1. The National Broadband maps that show where broadband is available are generated based on US Census blocks. If any street or road in a given block has access, the entire block’s population is counted as having access. So, if a provider like AT&T runs dsl (which counts as broadband)to one street, many more are counted in the survey, even if AT&T has no plans to provide service in the future to the other areas. This situation is happening in my county.
    2. If a provider has limited broadband connections to a neighborhood (example: a neighborhood system may only be capable of 90 houses on a given set of hardware), then there may be a waiting list of customers that have little or no chance of getting broadband, even though they are counted as having “access”. This situation is happening in my county.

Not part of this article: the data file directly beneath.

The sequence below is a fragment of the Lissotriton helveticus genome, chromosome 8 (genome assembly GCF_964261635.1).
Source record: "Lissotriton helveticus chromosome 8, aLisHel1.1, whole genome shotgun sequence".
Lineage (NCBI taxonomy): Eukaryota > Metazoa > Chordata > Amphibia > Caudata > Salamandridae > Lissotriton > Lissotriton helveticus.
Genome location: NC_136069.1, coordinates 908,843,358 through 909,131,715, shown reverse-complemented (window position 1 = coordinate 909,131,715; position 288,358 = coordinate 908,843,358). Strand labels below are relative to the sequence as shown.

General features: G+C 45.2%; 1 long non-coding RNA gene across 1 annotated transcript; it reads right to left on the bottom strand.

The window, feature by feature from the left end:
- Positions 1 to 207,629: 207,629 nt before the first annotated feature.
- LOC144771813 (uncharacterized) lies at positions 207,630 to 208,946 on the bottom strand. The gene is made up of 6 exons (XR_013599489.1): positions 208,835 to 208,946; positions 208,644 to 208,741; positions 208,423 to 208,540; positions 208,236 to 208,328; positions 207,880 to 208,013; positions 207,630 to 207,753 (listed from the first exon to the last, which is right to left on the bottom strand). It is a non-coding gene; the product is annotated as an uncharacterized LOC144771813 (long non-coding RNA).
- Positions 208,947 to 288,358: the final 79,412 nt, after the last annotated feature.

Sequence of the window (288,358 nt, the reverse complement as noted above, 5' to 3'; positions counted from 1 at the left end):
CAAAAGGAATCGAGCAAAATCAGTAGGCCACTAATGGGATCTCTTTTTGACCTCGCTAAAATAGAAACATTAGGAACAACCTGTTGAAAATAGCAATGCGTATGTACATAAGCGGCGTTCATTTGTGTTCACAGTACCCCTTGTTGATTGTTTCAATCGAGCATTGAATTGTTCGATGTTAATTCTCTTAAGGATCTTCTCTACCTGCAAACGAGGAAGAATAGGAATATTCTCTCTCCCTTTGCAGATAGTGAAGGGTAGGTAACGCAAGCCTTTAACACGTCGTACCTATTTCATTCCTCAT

3. AT&T has now announced plans to drop most of its current dsl customers (forget about them adding more, they have stated plans to drop their dsl service (announced Nov, 2012)). Why? They envision wireless access as reaching more people and without the upkeep involved with landlines(or fiber). Sounds good, right? But where are all of the towers, how many towers will be needed, and once again, how will the FCC count “access” once these towers (if they are built) are in operation? We know from our experience in rural areas that holes exist in wireless networks….. and that’s assuming a network is built. AT&T has little or no presence in the wireless footprint in my county. Thanks Verizon, for at least trying.

    Thanks Mr. Campbell for pointing out how AT&T and its competitors are keeping out competition, providing a lower quality broadband at higher prices, and worst of all, deciding which communities will not have any access. Broadband is essential for economic growth and relevance today.

    If you do not agree, I challenge you to turn off your own broadband access for a month and live in a world that my community has been told to accept. Mail me a letter to let me know how your experience turned out.